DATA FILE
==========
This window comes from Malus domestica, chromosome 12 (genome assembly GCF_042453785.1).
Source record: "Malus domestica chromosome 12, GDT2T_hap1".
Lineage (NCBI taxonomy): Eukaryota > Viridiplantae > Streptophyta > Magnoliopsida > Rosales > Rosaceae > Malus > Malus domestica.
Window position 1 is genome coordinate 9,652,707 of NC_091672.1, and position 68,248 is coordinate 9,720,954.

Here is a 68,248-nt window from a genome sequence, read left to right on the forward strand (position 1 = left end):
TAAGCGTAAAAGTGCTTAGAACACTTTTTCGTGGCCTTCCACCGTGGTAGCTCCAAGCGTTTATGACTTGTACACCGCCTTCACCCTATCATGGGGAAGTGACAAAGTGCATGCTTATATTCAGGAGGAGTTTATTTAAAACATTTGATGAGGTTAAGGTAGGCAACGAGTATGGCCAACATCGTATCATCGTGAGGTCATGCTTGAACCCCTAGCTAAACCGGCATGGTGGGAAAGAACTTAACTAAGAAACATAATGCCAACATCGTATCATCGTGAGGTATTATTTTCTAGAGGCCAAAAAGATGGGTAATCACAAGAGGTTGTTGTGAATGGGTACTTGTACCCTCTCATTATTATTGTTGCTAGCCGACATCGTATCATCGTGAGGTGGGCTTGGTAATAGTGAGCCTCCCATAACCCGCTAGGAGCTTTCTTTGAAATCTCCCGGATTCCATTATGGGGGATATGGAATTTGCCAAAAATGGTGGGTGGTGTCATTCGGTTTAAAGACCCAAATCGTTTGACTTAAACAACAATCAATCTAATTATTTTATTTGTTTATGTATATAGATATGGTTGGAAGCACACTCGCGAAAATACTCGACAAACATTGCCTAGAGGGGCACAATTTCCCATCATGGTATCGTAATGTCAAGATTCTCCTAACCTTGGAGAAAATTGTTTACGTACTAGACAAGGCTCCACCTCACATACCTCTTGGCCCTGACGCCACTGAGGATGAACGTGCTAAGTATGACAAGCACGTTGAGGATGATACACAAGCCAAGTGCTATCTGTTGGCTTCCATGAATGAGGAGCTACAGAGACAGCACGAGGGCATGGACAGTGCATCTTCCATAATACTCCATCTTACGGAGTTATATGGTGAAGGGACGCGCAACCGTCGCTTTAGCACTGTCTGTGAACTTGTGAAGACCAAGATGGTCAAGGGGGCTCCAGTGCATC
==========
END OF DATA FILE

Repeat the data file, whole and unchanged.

This window comes from Malus domestica, chromosome 12 (genome assembly GCF_042453785.1).
Source record: "Malus domestica chromosome 12, GDT2T_hap1".
Lineage (NCBI taxonomy): Eukaryota > Viridiplantae > Streptophyta > Magnoliopsida > Rosales > Rosaceae > Malus > Malus domestica.
Window position 1 is genome coordinate 9,652,707 of NC_091672.1, and position 68,248 is coordinate 9,720,954.

Here is a 68,248-nt window from a genome sequence, read left to right on the forward strand (position 1 = left end):
TAAGCGTAAAAGTGCTTAGAACACTTTTTCGTGGCCTTCCACCGTGGTAGCTCCAAGCGTTTATGACTTGTACACCGCCTTCACCCTATCATGGGGAAGTGACAAAGTGCATGCTTATATTCAGGAGGAGTTTATTTAAAACATTTGATGAGGTTAAGGTAGGCAACGAGTATGGCCAACATCGTATCATCGTGAGGTCATGCTTGAACCCCTAGCTAAACCGGCATGGTGGGAAAGAACTTAACTAAGAAACATAATGCCAACATCGTATCATCGTGAGGTATTATTTTCTAGAGGCCAAAAAGATGGGTAATCACAAGAGGTTGTTGTGAATGGGTACTTGTACCCTCTCATTATTATTGTTGCTAGCCGACATCGTATCATCGTGAGGTGGGCTTGGTAATAGTGAGCCTCCCATAACCCGCTAGGAGCTTTCTTTGAAATCTCCCGGATTCCATTATGGGGGATATGGAATTTGCCAAAAATGGTGGGTGGTGTCATTCGGTTTAAAGACCCAAATCGTTTGACTTAAACAACAATCAATCTAATTATTTTATTTGTTTATGTATATAGATATGGTTGGAAGCACACTCGCGAAAATACTCGACAAACATTGCCTAGAGGGGCACAATTTCCCATCATGGTATCGTAATGTCAAGATTCTCCTAACCTTGGAGAAAATTGTTTACGTACTAGACAAGGCTCCACCTCACATACCTCTTGGCCCTGACGCCACTGAGGATGAACGTGCTAAGTATGACAAGCACGTTGAGGATGATACACAAGCCAAGTGCTATCTGTTGGCTTCCATGAATGAGGAGCTACAGAGACAGCACGAGGGCATGGACAGTGCATCTTCCATAATACTCCATCTTACGGAGTTATATGGTGAAGGGACGCGCAACCGTCGCTTTAGCACTGTCTGTGAACTTGTGAAGACCAAGATGGTCAAGGGGGCTCCAGTGCATC